Evidence-Based Reform and No Child Left Behind: Next Time, Use What Works
by Robert E. Slavin - December 12, 2006
No Child Left Behind appeared to be a major victory for evidence-based reform in education, but it has instead been a major setback. Despite language throughout NCLB calling for the use of scientifically evaluated programs, such programs have in fact been largely shut out of Reading First and ignored in parts of the law such as supplemental educational services and turnaround programs for schools not meeting standards. This article recommends strategies to make evidence central to the reauthorization of NCLB. These include adding clarity about which programs have strong evidence of effectiveness and providing competitive preference points for proposals to implement proven programs.
In 2002, the U.S. Congress passed the No Child Left Behind Act. It contained a radical idea, long overdue: that schools receiving federal dollars should use programs and practices that have been proven to be effective in scientifically based research.
Evidence-Based Reform and NCLB: The Dream
NCLB appeared to be a great victory for proponents of evidence-based reform in education. Evidence-based reform means the adoption of policies that promote the use of programs that have been successfully evaluated in rigorous experiments. NCLB famously mentioned scientifically based research as a basis for what schools should use more than 100 times, in many parts of the law. It provided a detailed definition of scientifically based research.
In theory, at least, the idea of evidence-based reform is a no-brainer. Use what works. Who could disagree with that? Why shouldnt education finally join medicine, agriculture, and technology in embracing evidence as the basis for practice? At long last, here was the President of the United States and both parties of Congress openly endorsing the idea that evidence should matter in education, and supporting legislation designed to encourage schools and districts receiving federal funds to use programs with strong evidence of effectiveness.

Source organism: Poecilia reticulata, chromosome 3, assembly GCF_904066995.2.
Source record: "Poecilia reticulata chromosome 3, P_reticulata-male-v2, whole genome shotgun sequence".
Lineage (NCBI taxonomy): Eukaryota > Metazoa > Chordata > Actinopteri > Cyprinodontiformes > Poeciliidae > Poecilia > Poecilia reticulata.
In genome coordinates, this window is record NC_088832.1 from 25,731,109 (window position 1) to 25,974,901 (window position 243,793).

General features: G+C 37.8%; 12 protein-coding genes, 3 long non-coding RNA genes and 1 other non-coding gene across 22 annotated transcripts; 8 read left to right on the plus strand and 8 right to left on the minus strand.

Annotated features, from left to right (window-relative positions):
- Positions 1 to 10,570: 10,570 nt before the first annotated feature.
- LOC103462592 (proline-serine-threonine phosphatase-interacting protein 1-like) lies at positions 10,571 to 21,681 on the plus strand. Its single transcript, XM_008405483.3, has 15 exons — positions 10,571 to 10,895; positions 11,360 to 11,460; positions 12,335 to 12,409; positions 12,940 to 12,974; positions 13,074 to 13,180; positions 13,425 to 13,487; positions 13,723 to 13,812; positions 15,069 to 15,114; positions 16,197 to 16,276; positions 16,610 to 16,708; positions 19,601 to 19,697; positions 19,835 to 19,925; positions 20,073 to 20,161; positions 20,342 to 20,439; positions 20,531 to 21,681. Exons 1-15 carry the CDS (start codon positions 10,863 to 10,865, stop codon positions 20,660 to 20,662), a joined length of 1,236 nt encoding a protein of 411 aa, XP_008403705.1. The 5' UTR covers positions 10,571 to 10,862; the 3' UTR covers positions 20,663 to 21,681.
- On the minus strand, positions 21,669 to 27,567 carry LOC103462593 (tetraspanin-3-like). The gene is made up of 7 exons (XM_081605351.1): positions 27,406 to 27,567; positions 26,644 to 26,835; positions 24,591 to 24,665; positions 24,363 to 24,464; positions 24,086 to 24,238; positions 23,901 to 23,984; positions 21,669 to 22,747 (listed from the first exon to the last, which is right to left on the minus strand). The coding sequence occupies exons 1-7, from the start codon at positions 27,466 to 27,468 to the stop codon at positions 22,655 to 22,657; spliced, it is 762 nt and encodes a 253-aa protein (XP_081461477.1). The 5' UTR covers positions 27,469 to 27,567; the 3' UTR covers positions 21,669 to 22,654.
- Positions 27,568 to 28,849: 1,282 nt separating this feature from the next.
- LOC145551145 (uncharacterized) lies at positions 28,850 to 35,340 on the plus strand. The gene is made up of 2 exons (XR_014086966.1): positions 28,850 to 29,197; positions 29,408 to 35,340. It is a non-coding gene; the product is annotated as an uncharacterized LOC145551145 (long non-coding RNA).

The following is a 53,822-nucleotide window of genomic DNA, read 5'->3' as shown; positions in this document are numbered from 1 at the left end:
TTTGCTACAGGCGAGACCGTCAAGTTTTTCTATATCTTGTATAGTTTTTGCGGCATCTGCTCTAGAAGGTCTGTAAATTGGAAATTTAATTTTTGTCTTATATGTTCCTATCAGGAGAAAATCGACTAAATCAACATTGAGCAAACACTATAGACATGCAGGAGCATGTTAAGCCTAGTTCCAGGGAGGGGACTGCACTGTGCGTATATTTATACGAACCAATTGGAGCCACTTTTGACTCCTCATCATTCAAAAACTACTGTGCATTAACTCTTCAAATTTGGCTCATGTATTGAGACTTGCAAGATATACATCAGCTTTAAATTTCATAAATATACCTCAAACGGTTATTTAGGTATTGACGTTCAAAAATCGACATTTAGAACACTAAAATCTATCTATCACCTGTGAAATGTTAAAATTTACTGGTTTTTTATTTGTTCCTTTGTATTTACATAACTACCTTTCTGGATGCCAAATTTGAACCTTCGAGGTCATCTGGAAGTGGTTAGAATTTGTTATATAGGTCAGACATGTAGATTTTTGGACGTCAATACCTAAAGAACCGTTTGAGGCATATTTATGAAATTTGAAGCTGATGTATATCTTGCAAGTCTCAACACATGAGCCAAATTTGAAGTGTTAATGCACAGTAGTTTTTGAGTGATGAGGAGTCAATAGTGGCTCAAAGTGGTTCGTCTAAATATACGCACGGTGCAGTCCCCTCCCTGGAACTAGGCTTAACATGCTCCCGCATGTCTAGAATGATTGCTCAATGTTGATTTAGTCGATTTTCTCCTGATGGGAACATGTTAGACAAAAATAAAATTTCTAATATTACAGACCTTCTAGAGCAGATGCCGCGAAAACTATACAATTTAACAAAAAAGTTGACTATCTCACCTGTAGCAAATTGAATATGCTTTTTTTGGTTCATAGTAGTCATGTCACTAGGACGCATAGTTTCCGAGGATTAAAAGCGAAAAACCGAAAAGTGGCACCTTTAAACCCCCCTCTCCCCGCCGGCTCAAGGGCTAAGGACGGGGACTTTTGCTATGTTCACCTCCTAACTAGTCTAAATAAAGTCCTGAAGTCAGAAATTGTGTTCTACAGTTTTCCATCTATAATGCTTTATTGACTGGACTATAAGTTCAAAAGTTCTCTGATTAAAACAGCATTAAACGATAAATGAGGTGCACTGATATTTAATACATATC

Evidence-Based Reform and NCLB: The Reality
In practice, however, NCLB has been a major setback for evidence-based reform. In every area of the law in which evidence could have mattered, it did not, and if anything, programs with strong evidence of effectiveness were discouraged rather than encouraged. The winners in NCLB were the old-fashioned large publishers and other large companies, whose products lack evidence from rigorous experiments.
The flagship program for evidence-based reform in NCLB was Reading First, a $1 billion per year program designed to give high-poverty schools proven reading programs to use in grades K-3. Instead, Reading First money has gone primarily to traditional basal textbooks lacking any evidence of effectiveness, while programs that do have such evidence, such as our Success for All program (Slavin & Madden, 2001), and Direct Instruction (Adams & Engelmann, 1996) were largely shut out (Moss, Jacob, Boulay, Horst, & Poulos, 2006). In September 2006, the Department of Educations Inspector General (Office of the Inspector General, 2006) issued a scathing report on Reading First, documenting how department officials deliberately bent the law to favor certain programs and discourage others, without regard to evidence. Press reports have shown how the departments Reading First technical assistance contractors had serious conflicts of interest. The leaders of two of the three centers were on the design team for one of the most widely adopted remedial programs under Reading First, and were authors of one of the major basal textbooks (Manzo, 2006; Grunwald, 2006).
In other parts of NCLB, evidence requirements were equally ignored. Schools that failed to meet their adequate yearly progress (AYP) goals on state tests were encouraged to adopt proven turnaround programs, such as comprehensive school reform models with strong evidence. Not only has this provision been ignored, but the Bush administration also pushed for the abolishment of a Comprehensive School Reform funding program that had been helping schools adopt such models. Schools not meeting AYP were also supposed to provide supplemental educational services to children who needed them, usually in the form of group remedial instruction after school. Despite the laws discussion of using remedial programs with strong evidence, there has been no effort to focus SES on proven programs (Ascher, 2006).